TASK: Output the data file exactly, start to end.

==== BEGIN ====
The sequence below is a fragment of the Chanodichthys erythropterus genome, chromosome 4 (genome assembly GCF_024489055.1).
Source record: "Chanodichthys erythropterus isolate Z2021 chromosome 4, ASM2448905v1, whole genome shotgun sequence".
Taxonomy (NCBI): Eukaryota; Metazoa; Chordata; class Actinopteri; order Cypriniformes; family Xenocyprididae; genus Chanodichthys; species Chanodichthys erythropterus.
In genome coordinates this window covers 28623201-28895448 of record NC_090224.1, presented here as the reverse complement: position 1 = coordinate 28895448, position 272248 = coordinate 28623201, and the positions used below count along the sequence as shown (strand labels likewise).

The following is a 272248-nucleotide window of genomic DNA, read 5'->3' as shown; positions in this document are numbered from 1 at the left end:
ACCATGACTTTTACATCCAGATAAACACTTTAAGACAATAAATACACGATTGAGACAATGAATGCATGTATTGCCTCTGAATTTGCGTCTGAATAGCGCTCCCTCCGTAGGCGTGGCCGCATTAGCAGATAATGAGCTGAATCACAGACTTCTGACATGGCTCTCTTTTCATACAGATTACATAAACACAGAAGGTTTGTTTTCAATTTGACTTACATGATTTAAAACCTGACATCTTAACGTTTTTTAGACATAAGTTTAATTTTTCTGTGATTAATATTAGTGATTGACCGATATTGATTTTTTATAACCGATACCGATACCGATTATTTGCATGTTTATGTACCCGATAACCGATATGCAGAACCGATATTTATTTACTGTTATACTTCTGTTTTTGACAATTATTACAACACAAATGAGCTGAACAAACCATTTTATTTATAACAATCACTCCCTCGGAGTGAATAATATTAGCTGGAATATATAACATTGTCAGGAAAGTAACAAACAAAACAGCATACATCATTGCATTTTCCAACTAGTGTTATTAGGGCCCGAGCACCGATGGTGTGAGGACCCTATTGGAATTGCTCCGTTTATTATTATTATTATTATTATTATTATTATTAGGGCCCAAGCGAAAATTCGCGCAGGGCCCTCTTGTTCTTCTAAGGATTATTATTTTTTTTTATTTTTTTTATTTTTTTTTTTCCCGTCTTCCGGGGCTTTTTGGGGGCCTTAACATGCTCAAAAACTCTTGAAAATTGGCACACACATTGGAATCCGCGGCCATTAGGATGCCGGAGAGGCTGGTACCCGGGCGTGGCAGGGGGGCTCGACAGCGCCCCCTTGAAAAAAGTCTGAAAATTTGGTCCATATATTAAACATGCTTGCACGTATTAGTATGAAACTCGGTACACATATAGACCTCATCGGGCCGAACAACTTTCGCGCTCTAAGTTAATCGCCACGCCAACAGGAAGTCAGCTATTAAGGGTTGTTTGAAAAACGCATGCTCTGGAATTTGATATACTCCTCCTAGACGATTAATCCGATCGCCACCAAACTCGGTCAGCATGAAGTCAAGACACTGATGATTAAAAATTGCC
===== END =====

The sequence below is a fragment of the Chanodichthys erythropterus genome, chromosome 4 (genome assembly GCF_024489055.1).
Source record: "Chanodichthys erythropterus isolate Z2021 chromosome 4, ASM2448905v1, whole genome shotgun sequence".
Taxonomy (NCBI): Eukaryota; Metazoa; Chordata; class Actinopteri; order Cypriniformes; family Xenocyprididae; genus Chanodichthys; species Chanodichthys erythropterus.
In genome coordinates this window covers 28623201-28895448 of record NC_090224.1, presented here as the reverse complement: position 1 = coordinate 28895448, position 272248 = coordinate 28623201, and the positions used below count along the sequence as shown (strand labels likewise).

The following is a 272248-nucleotide window of genomic DNA, read 5'->3' as shown; positions in this document are numbered from 1 at the left end:
ACCATGACTTTTACATCCAGATAAACACTTTAAGACAATAAATACACGATTGAGACAATGAATGCATGTATTGCCTCTGAATTTGCGTCTGAATAGCGCTCCCTCCGTAGGCGTGGCCGCATTAGCAGATAATGAGCTGAATCACAGACTTCTGACATGGCTCTCTTTTCATACAGATTACATAAACACAGAAGGTTTGTTTTCAATTTGACTTACATGATTTAAAACCTGACATCTTAACGTTTTTTAGACATAAGTTTAATTTTTCTGTGATTAATATTAGTGATTGACCGATATTGATTTTTTATAACCGATACCGATACCGATTATTTGCATGTTTATGTACCCGATAACCGATATGCAGAACCGATATTTATTTACTGTTATACTTCTGTTTTTGACAATTATTACAACACAAATGAGCTGAACAAACCATTTTATTTATAACAATCACTCCCTCGGAGTGAATAATATTAGCTGGAATATATAACATTGTCAGGAAAGTAACAAACAAAACAGCATACATCATTGCATTTTCCAACTAGTGTTATTAGGGCCCGAGCACCGATGGTGTGAGGACCCTATTGGAATTGCTCCGTTTATTATTATTATTATTATTATTATTATTATTAGGGCCCAAGCGAAAATTCGCGCAGGGCCCTCTTGTTCTTCTAAGGATTATTATTTTTTTTTATTTTTTTTATTTTTTTTTTTCCCGTCTTCCGGGGCTTTTTGGGGGCCTTAACATGCTCAAAAACTCTTGAAAATTGGCACACACATTGGAATCCGCGGCCATTAGGATGCCGGAGAGGCTGGTACCCGGGCGTGGCAGGGGGGCTCGACAGCGCCCCCTTGAAAAAAGTCTGAAAATTTGGTCCATATATTAAACATGCTTGCACGTATTAGTATGAAACTCGGTACACATATAGACCTCATCGGGCCGAACAACTTTCGCGCTCTAAGTTAATCGCCACGCCAACAGGAAGTCAGCTATTAAGGGTTGTTTGAAAAACGCATGCTCTGGAATTTGATATACTCCTCCTAGACGATTAATCCGATCGCCACCAAACTCGGTCAGCATGAAGTCAAGACACTGATGATTAAAAATTGCC